[They Don’t Really Know]
After N. disappeared past the gates, we stayed back. Just sat in silence on the sofa couch and looked down at the people lining up for their plane tickets. You have to wonder where they’re going sometimes. Hong Kong. Tokyo. San Diego. Afghanistan. All these lines connected to some other space; all these lines that ran through a single place.
It caught me off guard when K. murmured, “Sometimes I feel like I’m not getting anywhere.”
Somewhere past the security gates, N. waited for the plane to dock. K.’s thoughts seemed jumbled, unsure of what she wanted to say, where she wanted to go with the scramble of words she’s been given. K. said, “I feel like I’m not progressing. I’m kinda just stuck here. Not that that’s a bad thing. But everyone’s almost gone, and who knows when they’ll be back, right? And all this time, I’ve been trying to keep things the same.”
Foreign business men walked back and forth. Japanese tourists filed up in front of their tour guides. American families waited in line: their skin a bit red and sun burnt from their days under the tropical sun. But they don’t really know, do they? They don’t really understand what they’re leaving.
There was an obvious frustration in here voice, an exasperation led astray with a quiet pleading: “I don’t really know where else to go.”
And somewhere beyond, I imagined N. checking her ticket at the gate and the attendant smiling at her, “Welcome aboard. Thanks for flying with us. We hope you’ll have a pleasant trip!” I imagined the bitter sweetness in those words, that sense of leaving home for something potentially better. Something that alters an otherwise sullen pathway. A side step into the middle chasm between light and dark, knowing and unknowing.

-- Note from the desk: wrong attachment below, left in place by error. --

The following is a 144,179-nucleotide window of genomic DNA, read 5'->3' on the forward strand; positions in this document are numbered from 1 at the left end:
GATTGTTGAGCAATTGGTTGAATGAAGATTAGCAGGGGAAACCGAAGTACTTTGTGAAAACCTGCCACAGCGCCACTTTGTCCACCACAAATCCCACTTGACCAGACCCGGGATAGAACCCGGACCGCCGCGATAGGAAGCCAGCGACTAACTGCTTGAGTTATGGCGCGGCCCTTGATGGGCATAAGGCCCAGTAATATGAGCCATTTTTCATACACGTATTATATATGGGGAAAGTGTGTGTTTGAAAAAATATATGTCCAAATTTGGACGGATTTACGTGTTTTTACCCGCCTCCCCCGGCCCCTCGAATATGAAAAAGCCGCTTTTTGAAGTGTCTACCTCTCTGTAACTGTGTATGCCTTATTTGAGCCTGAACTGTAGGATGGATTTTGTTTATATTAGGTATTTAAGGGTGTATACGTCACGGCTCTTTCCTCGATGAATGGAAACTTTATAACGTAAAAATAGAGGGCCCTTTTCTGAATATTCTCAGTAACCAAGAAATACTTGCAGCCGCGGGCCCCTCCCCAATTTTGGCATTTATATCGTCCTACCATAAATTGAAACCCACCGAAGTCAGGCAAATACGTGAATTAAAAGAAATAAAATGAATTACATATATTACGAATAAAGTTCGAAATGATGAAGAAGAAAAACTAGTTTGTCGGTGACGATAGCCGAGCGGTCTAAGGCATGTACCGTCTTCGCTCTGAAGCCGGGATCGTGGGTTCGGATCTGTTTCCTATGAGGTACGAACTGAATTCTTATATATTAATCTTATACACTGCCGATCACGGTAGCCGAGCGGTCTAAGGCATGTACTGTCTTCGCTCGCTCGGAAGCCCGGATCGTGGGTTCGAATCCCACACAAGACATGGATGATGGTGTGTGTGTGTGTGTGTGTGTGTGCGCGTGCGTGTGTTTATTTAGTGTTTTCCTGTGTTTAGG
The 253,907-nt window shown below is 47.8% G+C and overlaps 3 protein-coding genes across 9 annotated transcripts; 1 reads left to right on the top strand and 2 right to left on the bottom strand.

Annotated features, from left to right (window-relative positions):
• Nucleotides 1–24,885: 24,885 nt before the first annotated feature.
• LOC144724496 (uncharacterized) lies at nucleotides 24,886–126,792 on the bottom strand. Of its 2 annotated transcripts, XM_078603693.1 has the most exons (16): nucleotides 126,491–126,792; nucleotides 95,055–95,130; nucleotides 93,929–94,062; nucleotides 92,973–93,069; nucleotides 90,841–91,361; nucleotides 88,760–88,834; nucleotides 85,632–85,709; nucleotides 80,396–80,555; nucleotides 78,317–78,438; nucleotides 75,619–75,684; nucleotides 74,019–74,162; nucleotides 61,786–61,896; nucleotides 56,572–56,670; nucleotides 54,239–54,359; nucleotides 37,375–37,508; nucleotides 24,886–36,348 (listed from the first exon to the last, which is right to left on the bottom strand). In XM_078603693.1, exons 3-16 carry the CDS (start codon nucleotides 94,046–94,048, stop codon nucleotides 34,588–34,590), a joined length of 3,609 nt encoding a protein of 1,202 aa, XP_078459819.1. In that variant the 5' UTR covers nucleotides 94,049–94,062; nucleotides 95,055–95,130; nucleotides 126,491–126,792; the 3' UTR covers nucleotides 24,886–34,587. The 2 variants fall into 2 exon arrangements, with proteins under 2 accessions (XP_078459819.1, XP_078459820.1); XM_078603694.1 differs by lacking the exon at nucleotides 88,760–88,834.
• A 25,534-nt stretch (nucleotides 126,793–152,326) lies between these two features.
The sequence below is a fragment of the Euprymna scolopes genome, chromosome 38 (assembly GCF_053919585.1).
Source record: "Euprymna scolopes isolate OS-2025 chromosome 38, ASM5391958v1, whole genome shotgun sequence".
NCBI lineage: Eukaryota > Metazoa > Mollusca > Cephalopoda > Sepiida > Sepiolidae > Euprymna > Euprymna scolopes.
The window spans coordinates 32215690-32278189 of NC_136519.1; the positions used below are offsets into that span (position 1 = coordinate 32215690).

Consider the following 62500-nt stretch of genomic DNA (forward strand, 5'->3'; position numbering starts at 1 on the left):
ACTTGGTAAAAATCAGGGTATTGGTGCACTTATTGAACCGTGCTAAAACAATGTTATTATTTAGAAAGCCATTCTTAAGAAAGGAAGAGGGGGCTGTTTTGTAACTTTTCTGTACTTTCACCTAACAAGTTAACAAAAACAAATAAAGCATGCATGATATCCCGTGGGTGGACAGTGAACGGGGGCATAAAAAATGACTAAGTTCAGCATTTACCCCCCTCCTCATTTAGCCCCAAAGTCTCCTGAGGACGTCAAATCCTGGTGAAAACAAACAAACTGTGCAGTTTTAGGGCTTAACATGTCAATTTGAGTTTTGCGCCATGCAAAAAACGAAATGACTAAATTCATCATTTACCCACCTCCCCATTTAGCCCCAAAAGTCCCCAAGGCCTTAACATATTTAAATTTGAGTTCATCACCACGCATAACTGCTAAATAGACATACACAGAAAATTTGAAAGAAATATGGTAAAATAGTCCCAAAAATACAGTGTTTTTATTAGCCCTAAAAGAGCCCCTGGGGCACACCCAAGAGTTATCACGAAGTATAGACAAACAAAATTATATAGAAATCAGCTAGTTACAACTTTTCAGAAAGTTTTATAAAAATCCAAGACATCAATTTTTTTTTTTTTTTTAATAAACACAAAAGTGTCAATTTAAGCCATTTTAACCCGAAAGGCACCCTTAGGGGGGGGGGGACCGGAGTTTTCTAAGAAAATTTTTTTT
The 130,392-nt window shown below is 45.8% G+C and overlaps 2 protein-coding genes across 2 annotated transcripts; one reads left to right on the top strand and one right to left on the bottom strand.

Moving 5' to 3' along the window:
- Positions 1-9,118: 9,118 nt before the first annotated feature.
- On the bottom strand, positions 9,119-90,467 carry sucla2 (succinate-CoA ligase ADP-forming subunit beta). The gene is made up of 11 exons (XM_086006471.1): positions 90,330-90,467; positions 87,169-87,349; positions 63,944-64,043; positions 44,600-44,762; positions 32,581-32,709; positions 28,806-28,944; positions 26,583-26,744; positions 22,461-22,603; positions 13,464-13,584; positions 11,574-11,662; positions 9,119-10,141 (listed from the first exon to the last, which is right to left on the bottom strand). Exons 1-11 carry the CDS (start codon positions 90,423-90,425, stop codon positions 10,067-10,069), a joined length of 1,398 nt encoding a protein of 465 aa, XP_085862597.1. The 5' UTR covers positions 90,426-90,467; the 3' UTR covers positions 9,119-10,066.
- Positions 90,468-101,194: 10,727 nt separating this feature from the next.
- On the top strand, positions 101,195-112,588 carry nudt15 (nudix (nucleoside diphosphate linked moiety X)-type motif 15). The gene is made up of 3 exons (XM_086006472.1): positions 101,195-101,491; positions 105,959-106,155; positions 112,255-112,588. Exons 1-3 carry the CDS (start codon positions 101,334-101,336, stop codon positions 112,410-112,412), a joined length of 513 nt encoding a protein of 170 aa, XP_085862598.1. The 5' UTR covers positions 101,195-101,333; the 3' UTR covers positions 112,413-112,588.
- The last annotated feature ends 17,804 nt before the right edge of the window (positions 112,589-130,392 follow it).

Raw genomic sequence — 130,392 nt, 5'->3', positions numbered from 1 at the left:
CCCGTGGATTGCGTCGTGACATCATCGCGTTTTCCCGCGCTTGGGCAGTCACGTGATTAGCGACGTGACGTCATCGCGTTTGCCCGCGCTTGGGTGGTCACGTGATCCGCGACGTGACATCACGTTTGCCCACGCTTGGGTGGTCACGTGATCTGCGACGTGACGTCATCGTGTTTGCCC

Before N. left us, she, K. and I hugged for the last time. N. gripped tightly, and I felt a rush of everything coming back in a split second: the ways walking through the meadow after school, passing those awkward puberty stages, driving up to our “secret” house out in the jungles, relaxing at her house with nothing to do, laughing while piss-drunk — all these things knocked the wind from my lungs. I gasped when she reeled me in close, and it felt like she took everything and compressed it inside for all of us to hold.
She looked like a kid who didn’t want to leave her mother on the first day of school. No matter how hard you try to wrench those kids away, it hurts you as much as it hurts them. It’s the slipping fingers that ache the most: the way they grace along the remains of your existence before they depart.
The line through the security gate was surprisingly clear today. Not a lot of people were passing through right now. It was going to be a clean, swift blow not an agonizing twist of, “Is she clear? No, she’s still in the line! Oh, she’s looking! Wave!”
N. looked at her watch. We all knew. “When you gotta go, you gotta go.”